The report continues: “A useful starting point in addressing gaps and weaknesses in the current regime is to consider the failure of products to perform as they should, and/or failures of the assessment or marketing of products to protect the public, as alleged in the evidence heard during the Inquiry. 

It splits the alleged failures into four categories: 

  • Failures on the part of manufacturers to disclose all information relevant to the product and its assessment.
  • Failures on the part of Conformity Assessment Bodies to follow proper procedure in conducting the assessment process, including testing.
  • Failures on the part of Conformity Assessment Bodies to ensure that a certificate or classification report is fully and assuredly supported by the preceding conformity assessment process.
  • Failures on the part of manufacturers to ensure that claims made in a Declaration of Performance for their products are limited to those that are supported by the testing and assessment process.

The impact of the UK’s EU membership on regulations

Since 1988, the UK has been an active part of the European standards infrastructure under the Construction Products Directive. This remained unchanged after new construction product regulations were introduced by David Cameron in 2011, but this lacked additional national requirements for health and safety, meaning that “trust in all aspects of a product’s performance relies on compliance with that regulation”.

The report says this meant that a “a system originally designed to serve a single market is now expected to perform a much heavier role; and over the last 30 years, although the UK has been an influential participant in the process, it has depended upon the EU to set the regulatory framework for products. 

It continues: “This has led to a hollowing out of expertise in the UK, with consequent examples of over-reliance upon the standards and statutory guidance displacing professional judgement; with false or unsubstantiated claims for product performance not being recognised for what they are.”

Potential consequences of Brexit on regulations

The report says Britain’s exit from the EU provides an “opportunity to look again at the whole system of construction product regulation, and how it might be both simplified and strengthened to restore confidence in the claims made for construction products and the critical part they must play in making buildings safe”.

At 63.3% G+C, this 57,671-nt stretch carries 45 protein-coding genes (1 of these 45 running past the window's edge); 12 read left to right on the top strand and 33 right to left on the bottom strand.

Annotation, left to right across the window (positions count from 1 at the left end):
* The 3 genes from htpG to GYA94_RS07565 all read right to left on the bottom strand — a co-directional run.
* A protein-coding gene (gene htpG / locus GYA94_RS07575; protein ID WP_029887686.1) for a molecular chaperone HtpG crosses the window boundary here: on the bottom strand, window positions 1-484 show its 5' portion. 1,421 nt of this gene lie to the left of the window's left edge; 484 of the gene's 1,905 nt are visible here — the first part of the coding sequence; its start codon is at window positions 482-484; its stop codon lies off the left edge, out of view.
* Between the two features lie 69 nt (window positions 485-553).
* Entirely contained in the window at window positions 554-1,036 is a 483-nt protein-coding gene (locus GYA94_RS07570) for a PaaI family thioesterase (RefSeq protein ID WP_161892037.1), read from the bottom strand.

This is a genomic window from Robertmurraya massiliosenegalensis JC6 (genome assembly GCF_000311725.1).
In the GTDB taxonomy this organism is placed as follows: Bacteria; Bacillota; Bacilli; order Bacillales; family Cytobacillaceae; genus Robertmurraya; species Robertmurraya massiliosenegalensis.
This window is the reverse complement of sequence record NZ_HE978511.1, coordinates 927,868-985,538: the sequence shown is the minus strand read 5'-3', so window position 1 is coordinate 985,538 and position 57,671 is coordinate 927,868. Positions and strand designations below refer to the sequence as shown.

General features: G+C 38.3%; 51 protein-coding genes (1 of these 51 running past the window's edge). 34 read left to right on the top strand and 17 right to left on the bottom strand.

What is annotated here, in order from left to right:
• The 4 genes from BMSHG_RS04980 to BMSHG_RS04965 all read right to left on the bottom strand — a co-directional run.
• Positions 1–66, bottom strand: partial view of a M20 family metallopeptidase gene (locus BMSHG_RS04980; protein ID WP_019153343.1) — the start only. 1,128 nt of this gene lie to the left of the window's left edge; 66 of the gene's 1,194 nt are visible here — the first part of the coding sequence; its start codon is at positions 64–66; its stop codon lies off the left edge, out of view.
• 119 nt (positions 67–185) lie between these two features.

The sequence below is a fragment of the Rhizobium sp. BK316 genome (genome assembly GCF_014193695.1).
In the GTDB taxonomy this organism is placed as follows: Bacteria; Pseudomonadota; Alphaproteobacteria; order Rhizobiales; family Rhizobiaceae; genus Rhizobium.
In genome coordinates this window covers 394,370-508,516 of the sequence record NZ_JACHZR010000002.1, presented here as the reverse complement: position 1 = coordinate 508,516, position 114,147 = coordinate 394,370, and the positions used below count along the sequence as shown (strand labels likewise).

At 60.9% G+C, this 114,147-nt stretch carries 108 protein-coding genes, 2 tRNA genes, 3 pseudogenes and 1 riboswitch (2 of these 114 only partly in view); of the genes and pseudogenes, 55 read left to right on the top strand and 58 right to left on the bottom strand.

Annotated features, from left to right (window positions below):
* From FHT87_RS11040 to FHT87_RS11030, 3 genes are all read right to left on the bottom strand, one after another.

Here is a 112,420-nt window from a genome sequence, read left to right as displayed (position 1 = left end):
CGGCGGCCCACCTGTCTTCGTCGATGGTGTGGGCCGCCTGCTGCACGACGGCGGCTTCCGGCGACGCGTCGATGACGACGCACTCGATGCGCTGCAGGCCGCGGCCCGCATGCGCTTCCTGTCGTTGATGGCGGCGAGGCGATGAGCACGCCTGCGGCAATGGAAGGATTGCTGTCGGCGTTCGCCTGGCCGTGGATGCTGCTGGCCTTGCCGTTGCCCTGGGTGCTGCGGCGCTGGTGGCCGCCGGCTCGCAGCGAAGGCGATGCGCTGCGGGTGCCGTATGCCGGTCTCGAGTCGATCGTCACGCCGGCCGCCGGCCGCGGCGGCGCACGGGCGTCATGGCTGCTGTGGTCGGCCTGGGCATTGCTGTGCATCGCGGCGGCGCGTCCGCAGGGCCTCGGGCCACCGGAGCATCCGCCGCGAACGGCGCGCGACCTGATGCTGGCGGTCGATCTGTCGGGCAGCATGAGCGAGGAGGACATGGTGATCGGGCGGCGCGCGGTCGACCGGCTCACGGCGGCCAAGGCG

These could include:

  • Using many national and international standards as a basis for product assessment in the UK, to provide access to a large pool of intellectual and human resources. 
  • Aligning basic building requirements in the CPR with those in the Building Regulations, to create a “tighter and more logical relationship between the two”.
  • Unilaterally reforming the organisational infrastructure for developing standards and operating the conformity assessment process

However, the report also raised several “considerable” challenges arising from Brexit, including:

  • The need for the UK to replicate the infrastructure for conformity assessment, setting national standards etc, with reliance on resources drawn from a substantially smaller pool.
  • The cost and disruption that comes from any regulatory change
  • The need for manufacturers who export from the UK or import to the UK to operate two systems, representing additional cost and a potential disincentive to both.

The purpose of the UK’s post-Brexit certification system

Despite multiple delays, the government says it still intends to replace the European CE marking system for products including construction products with a UK-only system, known as UKCA. 

“In the event of alignment with the EU no longer being an objective, there is an opportunity to ask the fundamental question, what exactly is UKCA marking for?” the report asks.

>>See also: Morrell review into product testing proposes sweeping reforms including new regulatory regime

>>See also: Construction product manufacturers have to act, and act now

“By maintaining the link between standards and the assessment process, and between the assessment process and marking, the UKCA mark could signify whatever the standards themselves signify, and it could effectively become a quality mark signifying whatever the standards are designed to achieve - whether that is intrinsic quality, durability, safety, sustainability or whatever might become of regulatory interest.”

What happens now?

The Department for Levelling Up, Housing and Communities says it will “carefully consider” the recommendations and set out proposals for reforms in due course.

Construction Products Association chief executive Peter Caplehorn, writing for Building today, has described the publication of the report as a “seminal moment” and urged product manufacturers not to wait for the expected reforms to come into effect.

Instead he wants firms to start their “journey towards higher standards in product information management systems as well as ethical leadership and culture”.